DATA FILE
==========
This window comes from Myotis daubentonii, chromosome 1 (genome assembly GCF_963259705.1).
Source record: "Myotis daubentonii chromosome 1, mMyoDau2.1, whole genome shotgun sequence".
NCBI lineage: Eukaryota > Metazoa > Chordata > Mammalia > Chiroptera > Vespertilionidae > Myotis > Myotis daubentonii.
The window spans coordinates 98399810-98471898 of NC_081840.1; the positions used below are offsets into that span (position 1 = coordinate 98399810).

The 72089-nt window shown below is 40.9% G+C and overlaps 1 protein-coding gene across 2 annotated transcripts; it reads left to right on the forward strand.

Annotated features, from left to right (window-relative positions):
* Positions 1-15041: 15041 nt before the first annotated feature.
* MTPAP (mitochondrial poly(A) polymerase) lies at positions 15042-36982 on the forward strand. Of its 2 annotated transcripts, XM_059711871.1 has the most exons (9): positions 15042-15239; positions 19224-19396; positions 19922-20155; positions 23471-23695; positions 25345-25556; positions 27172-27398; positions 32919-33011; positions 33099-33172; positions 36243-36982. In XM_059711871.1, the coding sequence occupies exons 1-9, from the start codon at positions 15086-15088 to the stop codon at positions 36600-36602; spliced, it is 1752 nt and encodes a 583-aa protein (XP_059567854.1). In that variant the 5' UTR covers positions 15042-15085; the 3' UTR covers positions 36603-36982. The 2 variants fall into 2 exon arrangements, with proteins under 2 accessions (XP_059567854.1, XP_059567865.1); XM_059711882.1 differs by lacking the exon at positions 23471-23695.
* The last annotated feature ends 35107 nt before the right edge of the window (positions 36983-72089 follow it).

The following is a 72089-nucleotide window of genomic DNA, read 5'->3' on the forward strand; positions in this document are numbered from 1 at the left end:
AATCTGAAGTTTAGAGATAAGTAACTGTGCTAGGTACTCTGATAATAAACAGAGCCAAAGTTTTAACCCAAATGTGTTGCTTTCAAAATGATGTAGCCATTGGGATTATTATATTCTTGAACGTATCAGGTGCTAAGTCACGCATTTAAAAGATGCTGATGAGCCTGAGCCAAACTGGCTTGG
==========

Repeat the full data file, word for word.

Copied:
This window comes from Myotis daubentonii, chromosome 1 (genome assembly GCF_963259705.1).
Source record: "Myotis daubentonii chromosome 1, mMyoDau2.1, whole genome shotgun sequence".
NCBI lineage: Eukaryota > Metazoa > Chordata > Mammalia > Chiroptera > Vespertilionidae > Myotis > Myotis daubentonii.
The window spans coordinates 98399810-98471898 of NC_081840.1; the positions used below are offsets into that span (position 1 = coordinate 98399810).

The 72089-nt window shown below is 40.9% G+C and overlaps 1 protein-coding gene across 2 annotated transcripts; it reads left to right on the forward strand.

Annotated features, from left to right (window-relative positions):
* Positions 1-15041: 15041 nt before the first annotated feature.
* MTPAP (mitochondrial poly(A) polymerase) lies at positions 15042-36982 on the forward strand. Of its 2 annotated transcripts, XM_059711871.1 has the most exons (9): positions 15042-15239; positions 19224-19396; positions 19922-20155; positions 23471-23695; positions 25345-25556; positions 27172-27398; positions 32919-33011; positions 33099-33172; positions 36243-36982. In XM_059711871.1, the coding sequence occupies exons 1-9, from the start codon at positions 15086-15088 to the stop codon at positions 36600-36602; spliced, it is 1752 nt and encodes a 583-aa protein (XP_059567854.1). In that variant the 5' UTR covers positions 15042-15085; the 3' UTR covers positions 36603-36982. The 2 variants fall into 2 exon arrangements, with proteins under 2 accessions (XP_059567854.1, XP_059567865.1); XM_059711882.1 differs by lacking the exon at positions 23471-23695.
* The last annotated feature ends 35107 nt before the right edge of the window (positions 36983-72089 follow it).

The following is a 72089-nucleotide window of genomic DNA, read 5'->3' on the forward strand; positions in this document are numbered from 1 at the left end:
AATCTGAAGTTTAGAGATAAGTAACTGTGCTAGGTACTCTGATAATAAACAGAGCCAAAGTTTTAACCCAAATGTGTTGCTTTCAAAATGATGTAGCCATTGGGATTATTATATTCTTGAACGTATCAGGTGCTAAGTCACGCATTTAAAAGATGCTGATGAGCCTGAGCCAAACTGGCTTGG